If you think Jeanneau only makes boats for the charter market, think again. The 41DS is aimed squarely at the average cruising couple, as Chris Beeson finds out
What’s she like to sail?
In one word, she’s comfortable. The helm positions are secure, nicely contained by the wheel forward, coamings outboard and the pushpit seating rail aft, which really benefits from the optional cockpit cushions. At the wheels, you have everything you need immediately to hand: mainsheet, jibsheet, backstay, instruments, plotter and engine controls. She is very easy to sail short-handed or even singlehanded. The feel at the wheel wasn’t sensational but that was due to the hydraulic autopilot ram, which is a very useful addition to a cruising yacht such as this, so it’s swings and roundabouts. Moving around in the cockpit, curved handholds forward of the wheel give you an option other than grabbing the wheel, and the moulded table with its grabrails on top give you complete security in a seaway. Down below there are fiddles and handrails a-plenty, though a J-shaped galley would offer more security upwind. Performance was very respectable above a beam reach, and below that she would benefit from a Code Zero or a cruising chute to boost her sail area and maintain passage speeds that will keep the engine off and the smiles on.
What’s she like in port and at anchor?
I’m a fan of the folding transom. It’s secure at sea but opens up the cockpit and produces a large bathing platform at anchor. For the big French builders, though, this concept is a slow-burn. The arrangement on the 41DS gives good access once you step over a lip and through the transom to the bathing platform, but it’s a small platform, even with the fold-out ladder. It’s perfectly serviceable but I still feel the folding transom is a better option. For sunnier climes, a framed bimini that zips onto the sprayhood, or runs over the boom down to the lifelines, would be a valuable addition.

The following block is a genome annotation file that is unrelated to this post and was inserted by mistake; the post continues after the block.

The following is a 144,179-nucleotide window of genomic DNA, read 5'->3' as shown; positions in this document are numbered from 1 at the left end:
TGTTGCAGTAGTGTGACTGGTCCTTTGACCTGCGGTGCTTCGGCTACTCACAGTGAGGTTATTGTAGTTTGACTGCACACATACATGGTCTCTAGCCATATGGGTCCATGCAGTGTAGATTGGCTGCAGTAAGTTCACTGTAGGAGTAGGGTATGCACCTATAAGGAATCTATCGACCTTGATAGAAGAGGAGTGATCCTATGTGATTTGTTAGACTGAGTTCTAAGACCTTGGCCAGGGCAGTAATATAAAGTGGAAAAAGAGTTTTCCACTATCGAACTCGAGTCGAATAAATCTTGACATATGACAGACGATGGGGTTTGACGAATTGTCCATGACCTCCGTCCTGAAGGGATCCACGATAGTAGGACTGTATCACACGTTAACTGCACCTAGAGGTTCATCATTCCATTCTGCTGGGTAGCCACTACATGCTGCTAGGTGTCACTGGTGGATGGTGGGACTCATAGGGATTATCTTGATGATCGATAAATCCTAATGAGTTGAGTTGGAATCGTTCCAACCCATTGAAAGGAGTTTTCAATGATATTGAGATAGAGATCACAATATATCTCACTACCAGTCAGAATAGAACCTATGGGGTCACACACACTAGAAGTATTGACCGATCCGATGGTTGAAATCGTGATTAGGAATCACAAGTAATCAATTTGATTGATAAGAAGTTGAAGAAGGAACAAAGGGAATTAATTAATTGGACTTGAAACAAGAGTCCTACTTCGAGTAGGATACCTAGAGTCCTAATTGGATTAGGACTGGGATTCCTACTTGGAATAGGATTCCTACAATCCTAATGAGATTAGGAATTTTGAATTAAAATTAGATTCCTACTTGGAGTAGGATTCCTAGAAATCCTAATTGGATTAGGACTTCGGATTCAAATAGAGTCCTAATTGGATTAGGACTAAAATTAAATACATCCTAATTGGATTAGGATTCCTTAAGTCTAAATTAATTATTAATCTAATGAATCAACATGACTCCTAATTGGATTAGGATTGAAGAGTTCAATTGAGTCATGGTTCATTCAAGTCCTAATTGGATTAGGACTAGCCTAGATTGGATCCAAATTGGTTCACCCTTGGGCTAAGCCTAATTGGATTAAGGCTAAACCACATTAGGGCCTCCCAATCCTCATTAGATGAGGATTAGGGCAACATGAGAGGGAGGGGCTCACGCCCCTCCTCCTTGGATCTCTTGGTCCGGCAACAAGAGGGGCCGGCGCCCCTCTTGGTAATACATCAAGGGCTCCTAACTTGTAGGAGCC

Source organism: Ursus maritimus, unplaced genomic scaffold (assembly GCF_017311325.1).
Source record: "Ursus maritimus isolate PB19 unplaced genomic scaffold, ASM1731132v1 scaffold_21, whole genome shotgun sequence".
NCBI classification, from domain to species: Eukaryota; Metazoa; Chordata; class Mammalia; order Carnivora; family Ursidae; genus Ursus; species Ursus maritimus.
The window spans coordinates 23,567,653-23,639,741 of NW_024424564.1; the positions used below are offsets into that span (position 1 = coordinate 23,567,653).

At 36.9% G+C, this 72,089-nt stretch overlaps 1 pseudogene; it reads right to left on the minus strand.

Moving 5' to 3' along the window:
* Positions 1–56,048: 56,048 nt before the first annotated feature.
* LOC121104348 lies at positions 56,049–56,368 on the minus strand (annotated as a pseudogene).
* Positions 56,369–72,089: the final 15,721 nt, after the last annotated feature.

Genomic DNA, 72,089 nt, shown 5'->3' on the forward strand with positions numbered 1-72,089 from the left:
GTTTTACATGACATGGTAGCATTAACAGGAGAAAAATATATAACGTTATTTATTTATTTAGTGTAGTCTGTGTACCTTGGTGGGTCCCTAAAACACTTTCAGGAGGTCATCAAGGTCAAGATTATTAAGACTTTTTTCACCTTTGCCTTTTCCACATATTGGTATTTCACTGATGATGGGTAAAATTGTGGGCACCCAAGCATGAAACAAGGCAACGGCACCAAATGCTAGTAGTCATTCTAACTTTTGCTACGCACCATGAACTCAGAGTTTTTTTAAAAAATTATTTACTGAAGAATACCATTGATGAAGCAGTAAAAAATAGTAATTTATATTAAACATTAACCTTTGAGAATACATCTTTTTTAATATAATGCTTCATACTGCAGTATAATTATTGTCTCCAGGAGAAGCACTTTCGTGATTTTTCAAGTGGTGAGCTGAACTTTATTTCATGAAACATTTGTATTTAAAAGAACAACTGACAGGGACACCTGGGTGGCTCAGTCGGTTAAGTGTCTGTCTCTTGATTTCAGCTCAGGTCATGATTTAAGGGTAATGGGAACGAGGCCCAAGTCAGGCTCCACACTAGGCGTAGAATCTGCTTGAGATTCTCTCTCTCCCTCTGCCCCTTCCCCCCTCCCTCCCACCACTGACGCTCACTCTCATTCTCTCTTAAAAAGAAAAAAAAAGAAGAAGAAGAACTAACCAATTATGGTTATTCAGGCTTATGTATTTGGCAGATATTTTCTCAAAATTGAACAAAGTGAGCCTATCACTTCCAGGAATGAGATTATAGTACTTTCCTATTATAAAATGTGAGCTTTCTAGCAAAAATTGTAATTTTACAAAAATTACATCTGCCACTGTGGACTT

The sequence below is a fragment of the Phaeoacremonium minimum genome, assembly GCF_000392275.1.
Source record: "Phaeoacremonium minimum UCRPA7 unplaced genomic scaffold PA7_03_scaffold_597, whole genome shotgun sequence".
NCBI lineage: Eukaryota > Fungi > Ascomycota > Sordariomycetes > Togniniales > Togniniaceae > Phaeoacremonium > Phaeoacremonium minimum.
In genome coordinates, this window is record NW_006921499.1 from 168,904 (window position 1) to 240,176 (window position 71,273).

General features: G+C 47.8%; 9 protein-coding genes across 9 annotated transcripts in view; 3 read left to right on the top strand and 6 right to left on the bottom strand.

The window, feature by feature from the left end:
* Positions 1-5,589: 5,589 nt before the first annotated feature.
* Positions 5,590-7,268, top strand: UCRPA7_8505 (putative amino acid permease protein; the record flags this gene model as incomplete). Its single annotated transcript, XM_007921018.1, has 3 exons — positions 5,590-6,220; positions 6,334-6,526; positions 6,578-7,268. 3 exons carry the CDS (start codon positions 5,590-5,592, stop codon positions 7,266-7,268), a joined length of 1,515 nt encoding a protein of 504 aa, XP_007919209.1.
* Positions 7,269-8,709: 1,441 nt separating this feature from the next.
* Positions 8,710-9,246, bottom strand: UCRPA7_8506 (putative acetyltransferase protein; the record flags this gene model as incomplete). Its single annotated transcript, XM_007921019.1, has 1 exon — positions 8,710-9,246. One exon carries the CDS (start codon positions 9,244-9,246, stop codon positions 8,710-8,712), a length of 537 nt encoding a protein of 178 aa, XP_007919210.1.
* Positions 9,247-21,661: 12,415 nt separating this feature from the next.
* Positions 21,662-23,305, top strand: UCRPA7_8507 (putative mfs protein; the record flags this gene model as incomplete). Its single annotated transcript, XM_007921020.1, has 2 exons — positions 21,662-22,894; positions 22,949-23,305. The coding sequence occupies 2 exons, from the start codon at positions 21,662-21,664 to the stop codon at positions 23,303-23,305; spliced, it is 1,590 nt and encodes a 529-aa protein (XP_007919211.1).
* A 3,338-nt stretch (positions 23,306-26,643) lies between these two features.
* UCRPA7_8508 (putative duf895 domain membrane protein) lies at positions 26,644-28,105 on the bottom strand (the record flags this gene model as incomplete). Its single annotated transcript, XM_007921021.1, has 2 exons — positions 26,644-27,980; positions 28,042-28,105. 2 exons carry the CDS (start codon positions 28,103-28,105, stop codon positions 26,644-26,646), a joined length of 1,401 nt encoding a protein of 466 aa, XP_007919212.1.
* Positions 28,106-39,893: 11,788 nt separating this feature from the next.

A true deck saloon cruiser has her saloon at deck level, allowing you to see out while seated, which you can’t do on this boat. But leaving that terminological inexactitude aside, she offers a big, comfortable saloon, bathed with light from huge coachroof windows and a galley with plenty of stowage. As a two-plus-two, there’s lots of room to dine and relax before you retire to your two big en suite cabins with very decent stowage.
Would she suit you and your crew?
I imagine the 41DS going down very well with a couple of empty-nesters, whose children are working or studying away from home, allowing Mum and Dad to downsize their house, divert £220,000 of ‘rainy day’ money for a luxuriously appointed 41DS and make good on the promises they made themselves during the hard times. Park her in a marina over here or have her delivered to the Med. Other good prospects might be a successful young family new to cruising, or a sailing couple who want to invite freinds aboard for weekends without having to jeopardise their comfort or worry about safety.
She doesn’t have the gears to keep a tweaky sailor out of everyone’s hair, so racers and performance cruisers should look elsewhere. Likewise, if you’re planning on sailing in gale-torn high latitudes, or noodling around estuaries and creeks, there are better choices. However, if you’re a relaxed cruiser who is quite happy to set the sails, sit back and enjoy the ride, or a newcomer to sail cruising looking for a boat that’s easily tamed from the wheel, simple to handle and family-friendly on deck and down below, she’s a comfortable contender for your cash.